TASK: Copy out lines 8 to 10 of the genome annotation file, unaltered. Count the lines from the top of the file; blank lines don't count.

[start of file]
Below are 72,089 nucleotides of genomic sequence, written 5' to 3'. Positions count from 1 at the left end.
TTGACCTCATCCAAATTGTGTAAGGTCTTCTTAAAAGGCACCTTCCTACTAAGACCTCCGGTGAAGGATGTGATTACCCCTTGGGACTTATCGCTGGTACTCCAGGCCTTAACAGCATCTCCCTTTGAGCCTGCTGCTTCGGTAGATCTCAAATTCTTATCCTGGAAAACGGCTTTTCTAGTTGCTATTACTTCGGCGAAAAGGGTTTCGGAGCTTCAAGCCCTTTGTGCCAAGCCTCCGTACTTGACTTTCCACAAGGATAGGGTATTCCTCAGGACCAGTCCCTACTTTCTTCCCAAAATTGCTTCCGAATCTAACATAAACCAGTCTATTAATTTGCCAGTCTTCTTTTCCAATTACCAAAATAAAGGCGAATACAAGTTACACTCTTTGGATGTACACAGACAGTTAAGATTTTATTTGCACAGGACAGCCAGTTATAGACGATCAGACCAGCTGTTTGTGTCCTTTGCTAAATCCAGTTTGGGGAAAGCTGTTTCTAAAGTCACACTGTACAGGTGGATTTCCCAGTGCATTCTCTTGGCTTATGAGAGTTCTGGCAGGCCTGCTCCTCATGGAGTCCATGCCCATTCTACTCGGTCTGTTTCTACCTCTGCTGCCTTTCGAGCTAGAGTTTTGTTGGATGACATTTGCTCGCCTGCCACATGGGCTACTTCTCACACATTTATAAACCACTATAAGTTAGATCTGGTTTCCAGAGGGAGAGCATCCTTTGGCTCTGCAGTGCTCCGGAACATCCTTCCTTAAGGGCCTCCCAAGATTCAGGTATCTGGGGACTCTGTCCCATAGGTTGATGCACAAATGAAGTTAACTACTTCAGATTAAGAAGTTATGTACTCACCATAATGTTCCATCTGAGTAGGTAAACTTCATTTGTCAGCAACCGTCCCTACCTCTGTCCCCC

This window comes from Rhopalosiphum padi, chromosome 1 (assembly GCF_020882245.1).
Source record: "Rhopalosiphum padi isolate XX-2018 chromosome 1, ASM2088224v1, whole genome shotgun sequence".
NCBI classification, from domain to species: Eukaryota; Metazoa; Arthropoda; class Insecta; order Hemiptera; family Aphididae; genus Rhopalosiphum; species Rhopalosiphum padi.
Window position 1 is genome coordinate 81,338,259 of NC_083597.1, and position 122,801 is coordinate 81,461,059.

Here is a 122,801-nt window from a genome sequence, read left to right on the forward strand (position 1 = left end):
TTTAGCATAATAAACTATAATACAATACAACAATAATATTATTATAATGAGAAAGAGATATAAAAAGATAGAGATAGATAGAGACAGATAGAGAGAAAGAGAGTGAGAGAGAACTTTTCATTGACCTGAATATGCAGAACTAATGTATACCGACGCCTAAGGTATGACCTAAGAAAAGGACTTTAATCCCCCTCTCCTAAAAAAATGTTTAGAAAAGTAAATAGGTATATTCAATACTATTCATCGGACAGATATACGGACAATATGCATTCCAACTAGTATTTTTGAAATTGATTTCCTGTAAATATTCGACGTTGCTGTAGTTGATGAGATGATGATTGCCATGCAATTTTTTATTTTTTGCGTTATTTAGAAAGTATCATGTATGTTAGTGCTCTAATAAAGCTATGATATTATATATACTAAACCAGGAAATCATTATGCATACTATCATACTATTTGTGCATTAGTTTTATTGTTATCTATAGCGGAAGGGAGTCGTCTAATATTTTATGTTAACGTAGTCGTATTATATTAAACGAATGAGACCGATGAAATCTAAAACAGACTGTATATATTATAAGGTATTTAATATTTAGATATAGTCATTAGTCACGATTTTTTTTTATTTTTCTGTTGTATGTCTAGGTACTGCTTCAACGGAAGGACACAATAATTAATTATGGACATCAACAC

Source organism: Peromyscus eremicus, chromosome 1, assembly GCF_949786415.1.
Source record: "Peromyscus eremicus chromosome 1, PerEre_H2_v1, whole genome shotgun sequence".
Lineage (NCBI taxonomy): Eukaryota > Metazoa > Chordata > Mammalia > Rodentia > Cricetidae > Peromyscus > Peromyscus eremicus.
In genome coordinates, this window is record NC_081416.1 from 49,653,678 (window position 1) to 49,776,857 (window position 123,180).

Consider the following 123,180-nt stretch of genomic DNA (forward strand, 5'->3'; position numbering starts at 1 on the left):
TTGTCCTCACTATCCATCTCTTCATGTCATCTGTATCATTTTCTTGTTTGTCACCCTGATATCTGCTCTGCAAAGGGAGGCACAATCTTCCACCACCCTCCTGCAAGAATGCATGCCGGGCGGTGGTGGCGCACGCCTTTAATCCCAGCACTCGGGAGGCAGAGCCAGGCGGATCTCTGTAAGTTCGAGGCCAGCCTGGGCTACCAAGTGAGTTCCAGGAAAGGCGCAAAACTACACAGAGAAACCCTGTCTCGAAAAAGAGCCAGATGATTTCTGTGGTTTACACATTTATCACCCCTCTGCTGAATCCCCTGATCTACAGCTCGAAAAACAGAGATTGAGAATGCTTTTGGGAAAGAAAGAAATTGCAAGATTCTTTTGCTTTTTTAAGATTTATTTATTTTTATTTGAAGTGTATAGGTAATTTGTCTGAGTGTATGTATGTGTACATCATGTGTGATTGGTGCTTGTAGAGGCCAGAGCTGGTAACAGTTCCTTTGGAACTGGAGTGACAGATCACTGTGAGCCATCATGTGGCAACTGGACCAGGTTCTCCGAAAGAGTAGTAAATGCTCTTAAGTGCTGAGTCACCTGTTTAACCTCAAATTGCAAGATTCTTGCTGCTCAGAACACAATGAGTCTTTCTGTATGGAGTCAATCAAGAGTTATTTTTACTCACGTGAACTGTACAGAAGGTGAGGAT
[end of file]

TTTAGCATAATAAACTATAATACAATACAACAATAATATTATTATAATGAGAAAGAGATATAAAAAGATAGAGATAGATAGAGACAGATAGAGAGAAAGAGAGTGAGAGAGAACTTTTCATTGACCTGAATATGCAGAACTAATGTATACCGACGCCTAAGGTATGACCTAAGAAAAGGACTTTAATCCCCCTCTCCTAAAAAAATGTTTAGAAAAGTAAATAGGTATATTCAATACTATTCATCGGACAGATATACGGACAATATGCATTCCAACTAGTATTTTTGAAATTGATTTCCTGTAAATATTCGACGTTGCTGTAGTTGATGAGATGATGATTGCCATGCAATTTTTTATTTTTTGCGTTATTTAGAAAGTATCATGTATGTTAGTGCTCTAATAAAGCTATGATATTATATATACTAAACCAGGAAATCATTATGCATACTATCATACTATTTGTGCATTAGTTTTATTGTTATCTATAGCGGAAGGGAGTCGTCTAATATTTTATGTTAACGTAGTCGTATTATATTAAACGAATGAGACCGATGAAATCTAAAACAGACTGTATATATTATAAGGTATTTAATATTTAGATATAGTCATTAGTCACGATTTTTTTTTATTTTTCTGTTGTATGTCTAGGTACTGCTTCAACGGAAGGACACAATAATTAATTATGGACATCAACAC

Source organism: Peromyscus eremicus, chromosome 1, assembly GCF_949786415.1.
Source record: "Peromyscus eremicus chromosome 1, PerEre_H2_v1, whole genome shotgun sequence".